One question I hear frequently is “What is the best height for the sauna room?” Many DIY sauna kits include material for 84”, and I would like to explore where this came from. There are companies out there who say the ceiling should be less than 7’. There are also infrared cabins, which naturally have lower ceilings so these kits can be put together in a smaller room. For DIY kits, a drop ceiling is often installed, to allow room for proper fiberglass insulation. Many electric heaters have a minimum clearance of 78”, meaning lower ceilings would void the warranty on the heater, and may be a fire hazard. To fit most applications, DIY kits are typically made for 84” height, and additional material can be quoted to raise the ceiling if desired.

Considerations for height

An important feature of traditional saunas is the steam, or loyly that is created by pouring water over the rocks. One source of heat loss is through the door, especially with a taller door. This is the reason most Sauna doors are shorter than standard doors. The goal is to create a heat bubble, or loyly pocket above the door opening. Your head should be in this space to enjoy the heat! So the question is – what ceiling and bench height is ideal to maximize this benefit? A traditional 84” sauna room would typically have benches around 17” bottom and 35” top. Raising the ceiling, we would want to make sure the benches are raised by the same amount. I propose that an ideal height for the top bench be measured from the ceiling, and a distance of 44-48” from the top bench to the ceiling would be ideal. For 96” saunas, we provide benches that have a 24” bottom, and 48” top for 2-tier benches. 3-Tier benches is a strong recommendation when working with this ceiling height.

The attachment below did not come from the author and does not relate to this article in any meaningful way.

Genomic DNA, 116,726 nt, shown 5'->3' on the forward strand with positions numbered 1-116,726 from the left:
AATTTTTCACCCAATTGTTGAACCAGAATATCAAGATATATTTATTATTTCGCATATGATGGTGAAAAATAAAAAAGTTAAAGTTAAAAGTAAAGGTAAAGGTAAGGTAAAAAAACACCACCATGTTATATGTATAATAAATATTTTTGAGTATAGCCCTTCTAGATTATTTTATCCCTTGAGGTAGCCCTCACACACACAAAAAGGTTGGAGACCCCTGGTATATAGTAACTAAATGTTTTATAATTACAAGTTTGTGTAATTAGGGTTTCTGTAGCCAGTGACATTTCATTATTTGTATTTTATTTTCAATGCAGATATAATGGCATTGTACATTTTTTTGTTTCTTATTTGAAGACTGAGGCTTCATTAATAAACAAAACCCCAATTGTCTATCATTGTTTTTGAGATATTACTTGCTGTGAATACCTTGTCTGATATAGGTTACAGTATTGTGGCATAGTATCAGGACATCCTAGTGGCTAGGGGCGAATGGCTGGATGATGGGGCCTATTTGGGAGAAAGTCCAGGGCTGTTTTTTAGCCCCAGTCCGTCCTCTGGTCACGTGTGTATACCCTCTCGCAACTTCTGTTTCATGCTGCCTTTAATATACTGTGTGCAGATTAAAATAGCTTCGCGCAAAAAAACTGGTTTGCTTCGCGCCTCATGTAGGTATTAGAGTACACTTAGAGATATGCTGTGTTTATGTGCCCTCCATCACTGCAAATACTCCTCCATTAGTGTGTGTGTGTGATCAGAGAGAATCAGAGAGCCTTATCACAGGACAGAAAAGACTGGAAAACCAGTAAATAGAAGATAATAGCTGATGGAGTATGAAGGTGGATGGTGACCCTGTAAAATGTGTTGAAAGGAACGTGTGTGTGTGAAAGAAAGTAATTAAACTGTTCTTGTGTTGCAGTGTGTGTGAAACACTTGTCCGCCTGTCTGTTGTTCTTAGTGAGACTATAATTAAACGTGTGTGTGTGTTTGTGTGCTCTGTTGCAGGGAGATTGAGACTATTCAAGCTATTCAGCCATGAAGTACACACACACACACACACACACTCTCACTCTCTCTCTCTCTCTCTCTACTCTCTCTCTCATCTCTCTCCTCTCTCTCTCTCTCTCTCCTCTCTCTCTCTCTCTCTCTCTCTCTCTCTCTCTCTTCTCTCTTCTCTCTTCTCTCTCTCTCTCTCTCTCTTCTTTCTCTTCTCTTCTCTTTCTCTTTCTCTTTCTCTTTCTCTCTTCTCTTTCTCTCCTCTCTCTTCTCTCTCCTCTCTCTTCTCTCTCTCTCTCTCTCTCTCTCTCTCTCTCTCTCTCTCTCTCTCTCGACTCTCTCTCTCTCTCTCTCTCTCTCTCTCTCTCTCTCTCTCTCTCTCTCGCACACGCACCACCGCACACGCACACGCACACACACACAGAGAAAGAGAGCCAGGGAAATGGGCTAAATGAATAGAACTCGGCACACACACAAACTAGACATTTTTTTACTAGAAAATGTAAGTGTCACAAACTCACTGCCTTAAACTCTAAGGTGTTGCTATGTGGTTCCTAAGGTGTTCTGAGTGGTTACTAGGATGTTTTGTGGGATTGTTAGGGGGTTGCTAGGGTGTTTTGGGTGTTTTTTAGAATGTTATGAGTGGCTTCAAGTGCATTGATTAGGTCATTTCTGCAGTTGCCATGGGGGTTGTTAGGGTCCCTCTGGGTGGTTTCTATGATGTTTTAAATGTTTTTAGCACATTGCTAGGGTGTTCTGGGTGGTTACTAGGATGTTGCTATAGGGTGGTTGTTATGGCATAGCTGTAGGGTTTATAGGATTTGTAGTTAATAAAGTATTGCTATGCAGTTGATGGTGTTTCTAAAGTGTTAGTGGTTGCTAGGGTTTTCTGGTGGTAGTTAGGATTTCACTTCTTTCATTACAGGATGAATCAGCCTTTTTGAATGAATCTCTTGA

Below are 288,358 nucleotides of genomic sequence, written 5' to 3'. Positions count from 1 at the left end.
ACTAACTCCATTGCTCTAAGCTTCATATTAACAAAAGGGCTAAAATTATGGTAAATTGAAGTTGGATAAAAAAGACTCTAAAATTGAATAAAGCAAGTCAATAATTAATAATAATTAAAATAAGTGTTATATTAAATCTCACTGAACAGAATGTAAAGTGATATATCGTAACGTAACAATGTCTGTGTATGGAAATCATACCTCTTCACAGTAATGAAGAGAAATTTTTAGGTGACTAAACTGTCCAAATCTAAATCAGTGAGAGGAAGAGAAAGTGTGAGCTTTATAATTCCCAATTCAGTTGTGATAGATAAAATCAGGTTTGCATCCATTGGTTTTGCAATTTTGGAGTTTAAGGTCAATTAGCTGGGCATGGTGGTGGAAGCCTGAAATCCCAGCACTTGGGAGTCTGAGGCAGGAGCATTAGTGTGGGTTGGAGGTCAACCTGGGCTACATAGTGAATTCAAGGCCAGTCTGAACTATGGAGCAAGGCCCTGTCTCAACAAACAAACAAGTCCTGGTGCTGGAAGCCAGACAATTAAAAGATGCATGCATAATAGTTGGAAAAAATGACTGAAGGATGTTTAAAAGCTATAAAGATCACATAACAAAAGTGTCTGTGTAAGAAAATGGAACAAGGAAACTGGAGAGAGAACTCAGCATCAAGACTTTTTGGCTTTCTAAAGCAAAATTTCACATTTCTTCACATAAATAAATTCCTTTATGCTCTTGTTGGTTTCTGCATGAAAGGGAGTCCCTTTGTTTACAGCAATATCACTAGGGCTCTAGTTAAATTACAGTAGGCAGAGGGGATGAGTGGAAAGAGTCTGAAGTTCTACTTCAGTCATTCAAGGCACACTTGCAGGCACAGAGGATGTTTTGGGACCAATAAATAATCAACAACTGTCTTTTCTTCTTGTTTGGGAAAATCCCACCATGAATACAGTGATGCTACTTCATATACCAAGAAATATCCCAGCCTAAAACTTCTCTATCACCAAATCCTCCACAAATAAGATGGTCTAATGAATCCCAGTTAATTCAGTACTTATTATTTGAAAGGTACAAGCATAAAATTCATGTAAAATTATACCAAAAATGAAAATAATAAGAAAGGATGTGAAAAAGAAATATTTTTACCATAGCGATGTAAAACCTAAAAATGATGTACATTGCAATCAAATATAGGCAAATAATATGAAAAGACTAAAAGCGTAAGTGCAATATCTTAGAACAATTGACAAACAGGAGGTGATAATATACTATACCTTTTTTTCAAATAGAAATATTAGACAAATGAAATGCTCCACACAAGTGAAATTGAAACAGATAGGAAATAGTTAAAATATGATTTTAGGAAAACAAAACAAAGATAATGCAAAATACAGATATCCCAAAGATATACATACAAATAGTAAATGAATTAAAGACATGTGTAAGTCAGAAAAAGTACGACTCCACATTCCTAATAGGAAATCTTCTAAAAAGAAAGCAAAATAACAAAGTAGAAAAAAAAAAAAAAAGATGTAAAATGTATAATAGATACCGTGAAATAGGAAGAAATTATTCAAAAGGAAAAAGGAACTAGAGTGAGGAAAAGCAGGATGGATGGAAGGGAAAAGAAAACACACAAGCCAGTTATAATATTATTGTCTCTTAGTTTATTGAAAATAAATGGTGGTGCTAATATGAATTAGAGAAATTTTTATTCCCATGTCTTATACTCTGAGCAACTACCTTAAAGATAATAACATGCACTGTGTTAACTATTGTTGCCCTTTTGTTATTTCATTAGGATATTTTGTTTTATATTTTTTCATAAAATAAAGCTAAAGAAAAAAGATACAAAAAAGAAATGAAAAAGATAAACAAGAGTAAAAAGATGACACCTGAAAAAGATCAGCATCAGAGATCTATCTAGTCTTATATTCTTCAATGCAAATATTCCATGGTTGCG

What if I want higher ceilings?

If you raise the ceiling, the benches should also be raised to around 48” to keep you in the heat. A 96” ceiling height will also allow for 3-tier benches, which is ideal for enjoying the heat. Here is a great article from SaunaTimes regarding the law of loyly. This is a traditional saying that your feet should be above the sauna rocks, and this is possible with a 96” ceiling and 3-tier bench setup. However, not every build is able to incorporate this ceiling height, and compromises have to be made. One solution is the new style of “Tower” sauna heaters, which have a much larger rock capacity, including rocks to the floor. Below is an image of a recent build with a HUUM Steel heater. The customer is more than happy with the heat provided, despite many criticisms about his bench height. Ultimately, higher ceilings will allow for better enjoyment of the heat, provided the construction takes into account taller bench heights, but it is not absolutely necessary to raise the ceiling to have an authentic sauna.

Clear the Steam – A Sauna Blog by Robert Furlong

50th anniversary sale. Every sauna kit purchase will receive 50% off duckboard flooring, bench skirting and fixed backrests. Free bucket, ladle and sauna brew with image of free products. Plus $200 off. Ends may 31, 2024.